In his garage, avid collector Pete has 200 types of tire, which he has arranged in seven piles.
Using the clues below, work out how many tires are in each pile.
Pile 1 + Pile 2 = 57 tires
Pile 2 + Pile 3 = 83 tires
Pile 3 + Pile 4 = 71 tires
Pile 4 + Pile 5 = 43 tires
Pile 5 + Pile 6 = 66 tires
Pile 6 + Pile 7 = 43 tires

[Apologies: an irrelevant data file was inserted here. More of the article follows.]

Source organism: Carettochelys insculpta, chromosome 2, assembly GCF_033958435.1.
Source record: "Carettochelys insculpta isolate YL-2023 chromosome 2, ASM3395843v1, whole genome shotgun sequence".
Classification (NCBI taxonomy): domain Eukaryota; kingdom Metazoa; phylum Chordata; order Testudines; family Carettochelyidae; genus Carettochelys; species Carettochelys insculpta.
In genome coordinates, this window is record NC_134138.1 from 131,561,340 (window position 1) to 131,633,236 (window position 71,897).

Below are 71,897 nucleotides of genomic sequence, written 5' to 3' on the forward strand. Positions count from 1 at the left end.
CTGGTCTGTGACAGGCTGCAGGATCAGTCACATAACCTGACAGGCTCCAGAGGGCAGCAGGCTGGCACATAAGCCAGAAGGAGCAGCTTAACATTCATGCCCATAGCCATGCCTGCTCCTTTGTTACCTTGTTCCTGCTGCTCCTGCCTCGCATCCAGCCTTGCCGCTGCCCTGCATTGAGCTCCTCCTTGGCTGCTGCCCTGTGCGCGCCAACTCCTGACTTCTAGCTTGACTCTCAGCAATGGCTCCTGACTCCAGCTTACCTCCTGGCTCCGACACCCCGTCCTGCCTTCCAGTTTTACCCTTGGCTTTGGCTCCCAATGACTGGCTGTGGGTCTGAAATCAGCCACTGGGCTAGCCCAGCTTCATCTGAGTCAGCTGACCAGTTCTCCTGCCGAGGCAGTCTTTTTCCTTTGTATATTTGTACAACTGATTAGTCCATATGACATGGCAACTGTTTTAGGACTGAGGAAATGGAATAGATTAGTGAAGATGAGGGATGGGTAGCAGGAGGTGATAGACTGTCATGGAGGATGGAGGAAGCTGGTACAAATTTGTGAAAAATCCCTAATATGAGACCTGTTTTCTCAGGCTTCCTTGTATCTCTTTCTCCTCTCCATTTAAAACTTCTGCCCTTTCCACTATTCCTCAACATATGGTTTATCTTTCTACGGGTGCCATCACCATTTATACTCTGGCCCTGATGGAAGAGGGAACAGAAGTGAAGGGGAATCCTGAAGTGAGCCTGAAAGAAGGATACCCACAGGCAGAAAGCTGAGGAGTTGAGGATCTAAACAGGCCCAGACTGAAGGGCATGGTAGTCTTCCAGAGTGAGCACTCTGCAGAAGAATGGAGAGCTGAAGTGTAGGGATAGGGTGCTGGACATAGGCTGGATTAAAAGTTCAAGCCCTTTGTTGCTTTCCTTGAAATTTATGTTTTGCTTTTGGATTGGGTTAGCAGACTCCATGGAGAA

Answer: This teaser proved popular with a good number of readers correctly answering: P1 contains 31 tires, P2 contains 26, P3 contains 57, P4 contains 14, P5 contains 29, P6 contains 37 and P7 contains 6 tires. Well done in order of reply to: Mirco Niklas, Process Technology, Freudenberg Technology Innovation SE & Co. KG Corporate R&D, Weinheim, Germany; Michele Girardi, Scame Mastaf Spa, Suisio, Italy; Andrew Knox, Rubbond International, Ohé en Laak, The Netherlands; Ramasubramanian P, manager, marketing – mixer and LTKMPL products, rubber processing machinery, Larsen & Toubro Ltd, Vedal Village, Kanchipuram, Tamil Nadu, India; Jose Padron, material development specialist, Waterville TG Inc., Waterville, Québec; David Mann, key account manager, SPC Rubber Compounding, UK; Stephan Paischer, head of product management special products, Semperit AG Holding, Vienna, Austria; Michael Easton, sales and marketing director, Globus Group, Manchester, UK. John Bowen, consultant, Bromsgrove, UK; Paul Knutson, textile engineer, Timken Belts, Springfield, Missouri, USA; Steve Wymark, technical manager, Fenner Dunlop Engineered Conveyor Solutions, Marfleet, Hull, UK; Daniel Willrich, redakteur, AutoRäderReifen-Gummibereifung, Hannover, Germany; Lionel Lesage, KSB (no other details supplied) Pushkar Raj Singh Shaktawat, ADM – OHP, Transportation, L&T Technology Services Ltd, Baroda, Gujarat, India.